Posted by Nir Peled
Joe Weinman is well known in the cloud computing community as the founder of Cloudonomics. Presenting complex simulation tools, Weinman characterizes the sometimes counterintuitive business, financial, and user experience benefits of cloud computing including its on-demand, pay-per-use and other buisness aspects. Last month I had the pleasure of participating in Weinman’s webinar. Weinman discussed several interesting points which I would like to share with you.
Weinman started by contradicting what seem to be the fundamental assumptions regarding the Cloud and its benefits. There was nothing radical about what I heard but it made me think and challenge all the things I took for granted –
1 – Cloud is a brand new technology and business model > > > The same business model and attributes are being applied in hotels, rental car services, etc’.
2 – Cloud encompasses services accessed over the web via browser > > > The cloud is a general architecture module and the Web/IP/Browser (is as important as they may be) are far from telling the whole story. There are other types of networking technologies such as Optical Transport MPLS and VPLS that need to be leveraged to unlock the value of the cloud. You don’t necessarily need to use a browser to get services in the cloud (examples include – audio conferences, webinars, M2M etc.)
3 – Large clouds have great economies of scale > > > Not completely true because today the large cloud providers are using the same architecture that is available for any enterprise, therefore there is no major benefit from their scale in terms of economy. However, they do benefit from other characteristics like scalability, geographic dispersion and statistic of scale.
4 – IT is like electricity, so all IT will move into the cloud > > > IT is not like electricity, from the economic perspective, electricity has the benefit of the economies of scale. While IT decisions are complex and the economic decision on how much of your IT to keep in the enterprise and how much to put in the cloud is based on numerous factors such as flexibility, cost, nature of the application etc.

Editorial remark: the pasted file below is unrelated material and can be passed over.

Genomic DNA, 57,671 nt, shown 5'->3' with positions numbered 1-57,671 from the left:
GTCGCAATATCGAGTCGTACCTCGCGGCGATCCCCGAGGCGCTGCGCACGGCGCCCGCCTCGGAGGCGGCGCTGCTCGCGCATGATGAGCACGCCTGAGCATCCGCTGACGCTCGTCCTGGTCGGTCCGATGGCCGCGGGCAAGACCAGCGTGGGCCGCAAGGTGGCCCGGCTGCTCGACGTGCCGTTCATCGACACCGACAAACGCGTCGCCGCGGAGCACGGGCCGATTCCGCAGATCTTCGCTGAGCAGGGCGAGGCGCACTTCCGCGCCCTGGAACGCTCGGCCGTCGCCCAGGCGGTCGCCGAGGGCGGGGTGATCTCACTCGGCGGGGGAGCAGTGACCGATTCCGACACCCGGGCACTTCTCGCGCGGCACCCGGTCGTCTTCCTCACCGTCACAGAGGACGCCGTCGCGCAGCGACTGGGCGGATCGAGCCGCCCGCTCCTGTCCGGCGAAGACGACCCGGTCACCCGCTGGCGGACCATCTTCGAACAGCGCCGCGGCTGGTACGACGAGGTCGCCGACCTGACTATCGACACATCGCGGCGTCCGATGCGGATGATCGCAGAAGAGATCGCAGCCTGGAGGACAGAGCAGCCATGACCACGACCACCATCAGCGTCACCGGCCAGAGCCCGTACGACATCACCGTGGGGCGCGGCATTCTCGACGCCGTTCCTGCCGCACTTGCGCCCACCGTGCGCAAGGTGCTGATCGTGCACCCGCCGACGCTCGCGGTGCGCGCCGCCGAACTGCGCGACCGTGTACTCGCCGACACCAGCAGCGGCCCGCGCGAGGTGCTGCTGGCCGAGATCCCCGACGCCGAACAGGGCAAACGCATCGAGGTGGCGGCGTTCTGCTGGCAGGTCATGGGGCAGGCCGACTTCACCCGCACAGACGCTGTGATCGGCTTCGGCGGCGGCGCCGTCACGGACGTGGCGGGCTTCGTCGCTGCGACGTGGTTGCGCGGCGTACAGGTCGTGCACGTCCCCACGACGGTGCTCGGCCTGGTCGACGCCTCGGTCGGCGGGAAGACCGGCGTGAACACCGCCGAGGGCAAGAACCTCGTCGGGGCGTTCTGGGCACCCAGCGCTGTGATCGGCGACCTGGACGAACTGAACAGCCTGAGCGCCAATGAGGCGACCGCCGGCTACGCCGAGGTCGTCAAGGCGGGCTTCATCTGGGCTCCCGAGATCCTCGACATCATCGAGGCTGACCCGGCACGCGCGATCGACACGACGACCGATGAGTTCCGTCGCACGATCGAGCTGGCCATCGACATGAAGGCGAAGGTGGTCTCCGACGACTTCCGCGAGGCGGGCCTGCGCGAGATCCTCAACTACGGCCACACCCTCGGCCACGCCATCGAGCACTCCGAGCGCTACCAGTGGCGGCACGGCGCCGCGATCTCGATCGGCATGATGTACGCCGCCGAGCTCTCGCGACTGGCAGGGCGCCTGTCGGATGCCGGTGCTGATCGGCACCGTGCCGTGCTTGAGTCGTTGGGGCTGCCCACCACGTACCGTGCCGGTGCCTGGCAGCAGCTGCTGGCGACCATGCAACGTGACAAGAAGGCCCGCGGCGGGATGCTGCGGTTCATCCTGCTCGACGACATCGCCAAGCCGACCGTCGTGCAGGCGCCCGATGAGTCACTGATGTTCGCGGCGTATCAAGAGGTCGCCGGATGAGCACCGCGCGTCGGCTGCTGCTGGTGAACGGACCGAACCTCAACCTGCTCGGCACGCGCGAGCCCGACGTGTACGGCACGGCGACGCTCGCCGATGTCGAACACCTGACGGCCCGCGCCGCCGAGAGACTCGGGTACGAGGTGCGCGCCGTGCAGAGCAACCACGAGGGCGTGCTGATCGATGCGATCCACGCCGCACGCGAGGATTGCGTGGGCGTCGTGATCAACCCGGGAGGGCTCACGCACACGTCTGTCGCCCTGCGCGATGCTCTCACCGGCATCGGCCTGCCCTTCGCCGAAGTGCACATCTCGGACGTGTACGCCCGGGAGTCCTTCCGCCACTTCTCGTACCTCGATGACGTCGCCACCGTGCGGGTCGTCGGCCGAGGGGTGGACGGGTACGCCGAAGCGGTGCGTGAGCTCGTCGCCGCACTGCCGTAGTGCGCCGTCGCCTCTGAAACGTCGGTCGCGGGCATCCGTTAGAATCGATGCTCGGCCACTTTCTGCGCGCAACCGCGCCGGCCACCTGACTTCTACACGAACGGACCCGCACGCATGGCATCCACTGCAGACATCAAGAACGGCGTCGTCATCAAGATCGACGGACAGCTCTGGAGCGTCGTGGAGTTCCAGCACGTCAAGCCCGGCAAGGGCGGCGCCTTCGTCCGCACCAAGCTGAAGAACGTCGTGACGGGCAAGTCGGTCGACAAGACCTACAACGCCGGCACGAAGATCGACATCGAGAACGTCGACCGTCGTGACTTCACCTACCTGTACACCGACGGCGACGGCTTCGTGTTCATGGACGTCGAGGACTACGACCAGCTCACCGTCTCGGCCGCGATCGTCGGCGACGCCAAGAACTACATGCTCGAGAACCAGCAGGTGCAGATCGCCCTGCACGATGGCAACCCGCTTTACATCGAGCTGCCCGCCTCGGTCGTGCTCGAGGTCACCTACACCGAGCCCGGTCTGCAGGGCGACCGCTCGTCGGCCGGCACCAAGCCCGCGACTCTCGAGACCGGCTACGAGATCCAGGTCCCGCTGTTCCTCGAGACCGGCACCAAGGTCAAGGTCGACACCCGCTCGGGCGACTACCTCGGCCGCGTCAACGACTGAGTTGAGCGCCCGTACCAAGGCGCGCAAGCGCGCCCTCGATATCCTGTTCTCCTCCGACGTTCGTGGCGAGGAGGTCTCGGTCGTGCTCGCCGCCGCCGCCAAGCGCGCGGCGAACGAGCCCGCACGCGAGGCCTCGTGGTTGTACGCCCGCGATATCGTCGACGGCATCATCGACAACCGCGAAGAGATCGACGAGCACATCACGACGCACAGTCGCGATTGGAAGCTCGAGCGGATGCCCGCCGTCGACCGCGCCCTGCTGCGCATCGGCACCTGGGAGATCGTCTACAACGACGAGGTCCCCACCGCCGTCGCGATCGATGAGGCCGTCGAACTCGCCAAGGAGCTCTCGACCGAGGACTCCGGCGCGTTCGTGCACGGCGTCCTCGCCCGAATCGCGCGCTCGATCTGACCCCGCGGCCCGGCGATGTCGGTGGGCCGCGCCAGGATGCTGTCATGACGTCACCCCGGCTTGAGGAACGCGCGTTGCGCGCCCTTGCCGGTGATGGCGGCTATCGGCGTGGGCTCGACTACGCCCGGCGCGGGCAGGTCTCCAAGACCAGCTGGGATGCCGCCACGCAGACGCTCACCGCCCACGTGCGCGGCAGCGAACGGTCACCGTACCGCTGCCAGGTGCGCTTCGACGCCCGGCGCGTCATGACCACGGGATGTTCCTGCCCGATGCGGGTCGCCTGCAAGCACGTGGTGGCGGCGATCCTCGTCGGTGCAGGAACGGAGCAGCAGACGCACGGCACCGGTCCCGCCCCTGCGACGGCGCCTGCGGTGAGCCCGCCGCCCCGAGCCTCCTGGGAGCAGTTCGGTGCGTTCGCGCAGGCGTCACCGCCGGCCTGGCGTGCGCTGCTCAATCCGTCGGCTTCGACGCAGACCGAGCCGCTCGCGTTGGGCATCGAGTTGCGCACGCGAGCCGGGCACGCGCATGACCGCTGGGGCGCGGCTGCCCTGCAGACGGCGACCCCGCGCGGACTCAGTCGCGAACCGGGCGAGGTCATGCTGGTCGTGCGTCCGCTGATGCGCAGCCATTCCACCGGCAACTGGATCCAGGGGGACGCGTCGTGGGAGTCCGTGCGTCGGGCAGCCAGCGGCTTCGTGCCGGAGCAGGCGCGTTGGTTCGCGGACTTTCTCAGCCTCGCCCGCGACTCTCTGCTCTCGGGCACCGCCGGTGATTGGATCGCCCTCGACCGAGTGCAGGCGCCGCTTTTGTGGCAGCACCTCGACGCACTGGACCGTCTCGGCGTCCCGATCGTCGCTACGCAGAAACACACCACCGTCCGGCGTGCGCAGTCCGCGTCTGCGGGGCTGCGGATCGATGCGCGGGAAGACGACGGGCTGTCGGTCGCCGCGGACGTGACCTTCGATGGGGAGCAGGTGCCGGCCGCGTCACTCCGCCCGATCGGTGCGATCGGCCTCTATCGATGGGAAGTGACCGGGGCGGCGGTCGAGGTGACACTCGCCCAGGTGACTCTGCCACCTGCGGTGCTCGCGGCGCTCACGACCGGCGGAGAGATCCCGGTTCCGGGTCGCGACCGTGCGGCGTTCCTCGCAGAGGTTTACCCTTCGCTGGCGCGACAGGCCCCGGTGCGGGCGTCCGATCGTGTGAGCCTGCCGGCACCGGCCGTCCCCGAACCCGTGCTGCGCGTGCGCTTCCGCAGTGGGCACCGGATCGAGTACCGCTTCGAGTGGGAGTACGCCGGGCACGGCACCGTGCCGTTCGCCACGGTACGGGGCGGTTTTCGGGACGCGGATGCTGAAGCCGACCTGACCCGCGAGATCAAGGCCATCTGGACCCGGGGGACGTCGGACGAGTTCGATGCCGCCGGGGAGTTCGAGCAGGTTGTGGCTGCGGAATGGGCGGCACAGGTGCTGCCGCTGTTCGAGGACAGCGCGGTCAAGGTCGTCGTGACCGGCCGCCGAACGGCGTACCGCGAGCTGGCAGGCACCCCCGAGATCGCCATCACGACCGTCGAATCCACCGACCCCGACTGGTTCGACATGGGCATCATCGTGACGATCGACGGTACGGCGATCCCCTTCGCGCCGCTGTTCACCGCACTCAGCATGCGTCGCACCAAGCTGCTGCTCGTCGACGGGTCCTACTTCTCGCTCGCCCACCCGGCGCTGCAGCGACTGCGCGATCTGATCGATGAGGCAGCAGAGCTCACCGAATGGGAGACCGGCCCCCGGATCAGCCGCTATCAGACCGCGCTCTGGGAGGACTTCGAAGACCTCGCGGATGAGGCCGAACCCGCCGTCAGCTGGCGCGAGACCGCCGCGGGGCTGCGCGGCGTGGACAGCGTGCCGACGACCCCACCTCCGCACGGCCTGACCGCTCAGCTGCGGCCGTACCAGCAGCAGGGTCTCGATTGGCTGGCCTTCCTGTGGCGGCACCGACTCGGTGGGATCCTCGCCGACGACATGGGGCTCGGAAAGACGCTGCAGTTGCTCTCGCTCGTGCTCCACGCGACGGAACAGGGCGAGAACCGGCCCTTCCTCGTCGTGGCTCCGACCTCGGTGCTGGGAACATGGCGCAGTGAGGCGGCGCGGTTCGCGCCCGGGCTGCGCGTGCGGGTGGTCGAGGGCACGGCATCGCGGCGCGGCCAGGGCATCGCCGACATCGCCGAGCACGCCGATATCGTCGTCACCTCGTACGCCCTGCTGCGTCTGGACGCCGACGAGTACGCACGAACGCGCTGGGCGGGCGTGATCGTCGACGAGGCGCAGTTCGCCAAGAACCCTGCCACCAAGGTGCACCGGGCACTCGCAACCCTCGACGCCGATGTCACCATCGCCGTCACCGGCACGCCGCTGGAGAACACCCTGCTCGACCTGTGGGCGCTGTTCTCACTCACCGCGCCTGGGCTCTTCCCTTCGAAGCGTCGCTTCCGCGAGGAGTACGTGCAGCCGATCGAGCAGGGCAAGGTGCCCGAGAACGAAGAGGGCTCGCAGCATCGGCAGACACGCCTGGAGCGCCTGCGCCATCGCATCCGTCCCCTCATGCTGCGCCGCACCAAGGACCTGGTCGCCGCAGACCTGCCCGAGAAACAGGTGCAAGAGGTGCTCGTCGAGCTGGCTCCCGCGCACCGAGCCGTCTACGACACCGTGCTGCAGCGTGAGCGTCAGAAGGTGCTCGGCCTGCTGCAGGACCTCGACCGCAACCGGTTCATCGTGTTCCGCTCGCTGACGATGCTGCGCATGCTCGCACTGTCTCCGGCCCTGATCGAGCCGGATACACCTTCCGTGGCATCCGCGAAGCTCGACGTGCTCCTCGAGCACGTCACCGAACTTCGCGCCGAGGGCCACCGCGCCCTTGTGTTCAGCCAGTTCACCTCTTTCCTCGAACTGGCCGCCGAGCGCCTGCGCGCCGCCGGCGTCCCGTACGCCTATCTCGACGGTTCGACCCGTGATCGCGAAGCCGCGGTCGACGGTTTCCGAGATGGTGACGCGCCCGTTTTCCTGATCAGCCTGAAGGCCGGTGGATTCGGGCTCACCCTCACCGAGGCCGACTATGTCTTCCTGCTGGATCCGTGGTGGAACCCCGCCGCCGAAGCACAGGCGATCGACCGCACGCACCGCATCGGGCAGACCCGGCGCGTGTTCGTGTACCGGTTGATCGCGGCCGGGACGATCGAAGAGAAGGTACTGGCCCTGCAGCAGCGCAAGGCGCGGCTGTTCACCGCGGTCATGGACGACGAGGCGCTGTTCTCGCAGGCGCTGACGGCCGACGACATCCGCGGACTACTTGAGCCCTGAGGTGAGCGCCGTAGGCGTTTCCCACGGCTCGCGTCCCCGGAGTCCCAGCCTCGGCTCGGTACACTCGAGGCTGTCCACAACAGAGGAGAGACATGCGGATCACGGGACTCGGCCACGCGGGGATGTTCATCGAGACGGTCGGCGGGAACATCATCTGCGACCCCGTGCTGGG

5 – It’s important to replace CAPEX with OPEX > > > It is not always important to do so and it very much depends on financial decisions that the company makes regarding its financial and funding activities.
6 – Cloud cost reduction will drive lower IT spending > > > Weinman mentioned the Jevons paradox effect, is the proposition that technological progress that increases the efficiency with which a resource is used tends to increase (rather than decrease) the rate of consumption of that resource.
Joe refers to the argument (from his work) that “The mathematical proof of the inevitability of cloud computing” is the economic rationale for hybrid. He demonstrated demand variability of several corporations as you can see below:
Example 1: HP.com – There is not so much variability
Example 2: Large search provider – Weekends Vs. Monday to Friday
Example 3: Tax preparation firm– Growth of the early filers and then April 15th (tax day in the USA) drop to 0 on the 16th of April.
In the second part of his lecture, Weinman demonstrated six optional cases for cloud deployment including detailed calculations for the IT environment costs. He defines a variable U which is the relation between the cost of resources in the cloud (pay-per-use) and a pure dedicated IT solution. For example if U<1, that is, the utility premium is less than the unity, a pure pay-per-use solution costs less than a pure dedicated solution. In the Part 2 we will present those six options in details and will be able to give you a great insight about your hybrid cloud plans.
Stay Tuned !
The author of this article is Nir Peled, a reporter and a contributor `I Am OnDemand` .